As some of our regular visitors have already noticed, we have recently redesigned and redeveloped the OWA website (thanks for all the nice feedback!). Any process such as a site relaunch, which involves reviewing and evaluating your positioning, is a great opportunity to check your offering, objectives and presentation are all still aligned and working for your users. There’s nothing quite like a new website to throw things into sharp relief if this isn’t the case!
In this post we take a look at several of the high-level considerations arising when working on a project of this type – whether it’s your own CMS website or for someone else.
Who are you?
Across a very wide range of sectors, from not-for-profits to ecommerce and start-ups, the website remains a pre-eminent showcase for your cause, product or service. So, at its most basic, your new website needs to honestly present who you are and what you do to the outside world.
This will be communicated not just through the content itself and the visual design and branding, but also through decisions made on the layout and structure of the site.
For example, the way in which important user actions are presented will lead your visitors to form an impression on how easy, effective and worthwhile their clicks have been relative to time spent. This perception – good or bad – will be connected to you and your brand. Who you are is as much about the way people perceive your website user experience as your official marketing communications.
Who’s the website for?
One of the easiest traps to fall into is to design and build a website modelled around yourself and your colleagues as the envisaged user. The end product might look and work exactly as *you* hoped it would but is that what your actual end users want? What would a typical visitor to your site think? Is there even such a thing as an archetype?
Gravity always pulls us back to thinking about what we would look for ourselves. But the site needs to be planned around the sorts of visitors you are hoping to attract and maintain. Asking questions like how will they find us, what’s their motivation to click and what are they hoping to do will get you on your way.
Alongside this, what do you know about these users? What’s a typical age range, where are they based and what are the main devices they are experiencing your website on? Hopefully, you’ll be able to gather a representative group to carry out some meaningful user testing later in the project to make sure your information architecture (IA), user experience (UX) and user interface (UI) design is working well.
A CMS website relaunch is a great opportunity to check your offering, objectives, functionality and presentation are all aligned and working for your users
What are your visitors doing?
So, you know who your site is for but what are your users actually doing while there and can you improve the experience for them? Is there anything new you want them to do and, if so, why do you want them to do it? These questions need to be explored and interrogated before you firm up changes to structure, functionality, content and design.
Your analytics software or server logs are helpful here. Insights about what users regularly do on your existing site, how long they spend, pain points they encounter where you lose them and a host of other metrics will hopefully match any broader knowledge you already have about typical behaviour. And if it doesn’t, then you know where to undertake additional research.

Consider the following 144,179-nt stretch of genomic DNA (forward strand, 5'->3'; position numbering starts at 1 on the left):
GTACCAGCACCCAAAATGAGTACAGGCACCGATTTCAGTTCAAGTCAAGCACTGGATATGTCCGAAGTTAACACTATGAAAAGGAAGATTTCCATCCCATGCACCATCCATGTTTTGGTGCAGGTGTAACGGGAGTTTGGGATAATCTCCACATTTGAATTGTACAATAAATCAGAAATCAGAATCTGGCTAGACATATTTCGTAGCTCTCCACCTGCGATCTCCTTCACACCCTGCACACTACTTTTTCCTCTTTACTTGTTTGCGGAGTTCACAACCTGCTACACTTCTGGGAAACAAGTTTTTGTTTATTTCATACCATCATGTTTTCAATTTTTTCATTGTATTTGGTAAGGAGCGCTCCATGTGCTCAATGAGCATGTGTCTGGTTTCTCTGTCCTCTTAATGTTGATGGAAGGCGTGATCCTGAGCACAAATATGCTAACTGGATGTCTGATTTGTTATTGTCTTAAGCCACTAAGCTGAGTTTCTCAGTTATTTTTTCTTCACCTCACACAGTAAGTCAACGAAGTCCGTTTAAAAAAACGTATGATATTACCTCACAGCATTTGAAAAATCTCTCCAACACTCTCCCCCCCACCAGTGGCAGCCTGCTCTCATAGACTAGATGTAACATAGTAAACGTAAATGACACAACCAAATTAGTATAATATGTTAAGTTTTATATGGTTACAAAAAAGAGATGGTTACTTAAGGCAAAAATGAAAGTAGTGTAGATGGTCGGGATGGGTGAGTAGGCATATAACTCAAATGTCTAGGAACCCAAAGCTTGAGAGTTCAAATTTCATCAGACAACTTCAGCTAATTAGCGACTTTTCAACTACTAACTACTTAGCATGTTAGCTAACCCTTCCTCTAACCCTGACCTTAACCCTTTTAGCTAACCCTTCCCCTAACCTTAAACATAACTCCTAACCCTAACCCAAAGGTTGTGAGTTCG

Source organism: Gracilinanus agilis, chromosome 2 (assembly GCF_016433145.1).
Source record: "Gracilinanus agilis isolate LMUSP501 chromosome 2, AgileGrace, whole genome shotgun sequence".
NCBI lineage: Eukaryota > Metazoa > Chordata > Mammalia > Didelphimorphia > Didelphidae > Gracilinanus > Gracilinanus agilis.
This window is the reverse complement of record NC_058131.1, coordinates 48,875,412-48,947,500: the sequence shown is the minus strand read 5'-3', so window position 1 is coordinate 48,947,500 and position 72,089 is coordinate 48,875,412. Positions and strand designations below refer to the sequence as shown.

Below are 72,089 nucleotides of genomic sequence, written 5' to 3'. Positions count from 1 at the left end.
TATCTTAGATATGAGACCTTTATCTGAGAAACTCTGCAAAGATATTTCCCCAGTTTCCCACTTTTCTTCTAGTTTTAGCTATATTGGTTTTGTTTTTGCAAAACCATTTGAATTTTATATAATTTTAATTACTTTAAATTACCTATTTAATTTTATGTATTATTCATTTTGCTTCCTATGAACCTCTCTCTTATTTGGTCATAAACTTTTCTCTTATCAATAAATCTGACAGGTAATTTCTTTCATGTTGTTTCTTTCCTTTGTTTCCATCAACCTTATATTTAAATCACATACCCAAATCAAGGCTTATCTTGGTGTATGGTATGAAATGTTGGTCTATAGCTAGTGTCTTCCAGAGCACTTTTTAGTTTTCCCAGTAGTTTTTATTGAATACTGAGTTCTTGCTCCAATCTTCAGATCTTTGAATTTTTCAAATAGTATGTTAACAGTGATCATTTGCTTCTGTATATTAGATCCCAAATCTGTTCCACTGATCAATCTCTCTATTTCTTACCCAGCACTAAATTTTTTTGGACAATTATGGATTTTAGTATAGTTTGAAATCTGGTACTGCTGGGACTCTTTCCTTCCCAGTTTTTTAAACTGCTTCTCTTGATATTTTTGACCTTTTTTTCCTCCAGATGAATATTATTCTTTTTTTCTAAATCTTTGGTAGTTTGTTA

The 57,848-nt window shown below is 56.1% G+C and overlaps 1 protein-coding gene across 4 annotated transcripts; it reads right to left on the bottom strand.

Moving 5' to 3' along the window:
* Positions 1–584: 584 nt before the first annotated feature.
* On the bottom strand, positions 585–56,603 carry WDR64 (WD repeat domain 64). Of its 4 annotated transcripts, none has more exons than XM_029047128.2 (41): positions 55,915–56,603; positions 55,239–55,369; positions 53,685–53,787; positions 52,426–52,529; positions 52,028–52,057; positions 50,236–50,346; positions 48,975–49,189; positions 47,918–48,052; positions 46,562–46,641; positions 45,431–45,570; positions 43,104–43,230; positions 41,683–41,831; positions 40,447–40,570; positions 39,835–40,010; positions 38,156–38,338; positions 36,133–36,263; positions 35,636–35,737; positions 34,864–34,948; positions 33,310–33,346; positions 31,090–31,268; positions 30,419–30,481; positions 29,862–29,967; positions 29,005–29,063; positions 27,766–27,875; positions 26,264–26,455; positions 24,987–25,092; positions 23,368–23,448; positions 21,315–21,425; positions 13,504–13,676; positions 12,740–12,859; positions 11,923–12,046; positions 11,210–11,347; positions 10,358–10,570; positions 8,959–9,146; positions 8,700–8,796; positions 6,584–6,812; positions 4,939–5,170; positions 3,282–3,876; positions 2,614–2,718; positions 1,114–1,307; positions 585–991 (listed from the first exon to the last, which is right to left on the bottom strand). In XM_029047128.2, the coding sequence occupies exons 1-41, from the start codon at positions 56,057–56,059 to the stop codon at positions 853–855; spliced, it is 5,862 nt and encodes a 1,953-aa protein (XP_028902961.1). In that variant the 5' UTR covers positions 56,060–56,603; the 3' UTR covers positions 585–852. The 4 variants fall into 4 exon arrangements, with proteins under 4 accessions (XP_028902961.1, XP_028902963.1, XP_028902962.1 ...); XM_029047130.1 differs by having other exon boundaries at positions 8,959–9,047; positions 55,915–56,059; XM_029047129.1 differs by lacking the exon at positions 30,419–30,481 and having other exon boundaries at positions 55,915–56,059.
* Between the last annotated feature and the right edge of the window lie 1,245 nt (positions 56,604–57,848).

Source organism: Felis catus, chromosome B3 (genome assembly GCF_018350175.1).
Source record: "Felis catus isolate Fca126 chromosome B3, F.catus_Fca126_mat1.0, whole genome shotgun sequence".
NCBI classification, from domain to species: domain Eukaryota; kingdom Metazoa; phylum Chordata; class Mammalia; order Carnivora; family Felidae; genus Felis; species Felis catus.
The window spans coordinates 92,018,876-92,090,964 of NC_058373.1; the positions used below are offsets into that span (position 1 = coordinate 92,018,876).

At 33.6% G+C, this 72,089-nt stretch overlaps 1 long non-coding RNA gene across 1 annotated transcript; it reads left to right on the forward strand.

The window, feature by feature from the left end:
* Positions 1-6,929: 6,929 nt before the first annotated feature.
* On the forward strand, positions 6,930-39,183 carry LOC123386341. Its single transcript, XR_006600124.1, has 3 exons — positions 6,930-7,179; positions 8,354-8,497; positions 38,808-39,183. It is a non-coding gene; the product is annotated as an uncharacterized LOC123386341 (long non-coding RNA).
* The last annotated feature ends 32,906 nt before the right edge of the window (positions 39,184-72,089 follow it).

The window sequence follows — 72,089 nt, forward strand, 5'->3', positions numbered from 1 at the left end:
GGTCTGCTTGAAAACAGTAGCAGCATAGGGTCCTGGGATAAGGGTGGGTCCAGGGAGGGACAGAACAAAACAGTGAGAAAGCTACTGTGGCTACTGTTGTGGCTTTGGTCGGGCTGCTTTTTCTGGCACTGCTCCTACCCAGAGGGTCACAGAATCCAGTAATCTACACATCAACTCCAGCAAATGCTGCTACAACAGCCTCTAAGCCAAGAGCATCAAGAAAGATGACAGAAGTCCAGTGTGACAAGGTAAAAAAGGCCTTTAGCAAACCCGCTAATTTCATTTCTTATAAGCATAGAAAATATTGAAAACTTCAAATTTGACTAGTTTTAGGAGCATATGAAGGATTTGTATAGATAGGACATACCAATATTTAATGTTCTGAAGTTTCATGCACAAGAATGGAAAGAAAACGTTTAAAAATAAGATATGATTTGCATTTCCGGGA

Principally, you’re looking at key actions or tasks users might carry out on the site. This could be anything from signing a petition, viewing important information, sending you an email or buying a product. These actions will all have associated steps that form a user journey, which you want to make smooth, easy and frictionless.
Knowing what these user actions are and what the steps on the journey to complete them look like will be central to the success – or otherwise – of your new website. You can create a number of key performance indicators (KPIs) around these steps and, once live, start to measure how well you are doing against your objectives.
How to help your users?
In marrying what your users want to do and what you’d like them to do into a set of coherent journeys, you will end up with several possible starting points on your pages that differ depending on how people have come to you. Good UX will match the landing points contextually to the stage where an individual visitor might be at in a likely journey and this will help them to seamlessly complete an action.
For example, what about a person who comes to a particular page through a paid Google Ad centred on a specific keyword? That’s likely to be a visitor who has a firmed-up intention around that search inquiry. Similarly, if a user arrives via an organic search term on a keyword-optimised landing page, you can conjecture there is also clear intent. On the other hand, an arrival on your homepage is possibly less specific – it could be a link from another site, word of mouth or a more general search inquiry – so keeping the options wider open on a next step makes good sense.
Aligned and primed
Ultimately, with a new website, you are aiming to present visitors in different situations with intuitive routes to complete a range of actions wherever they may be on a particular journey.
If you’ve got the items we looked at above aligned, the resulting structure, functionality, UX, positioning and content design should be clear and appealing, drawing people in to undertake these actions with a degree of satisfaction.
Get all of this right and you will be in a strong position to continue building on this into the future. Do remember it is just the first step in a process of constant evolution – one which requires ongoing review to ensure you’re keeping up with changes in technology and remaining relevant to your users.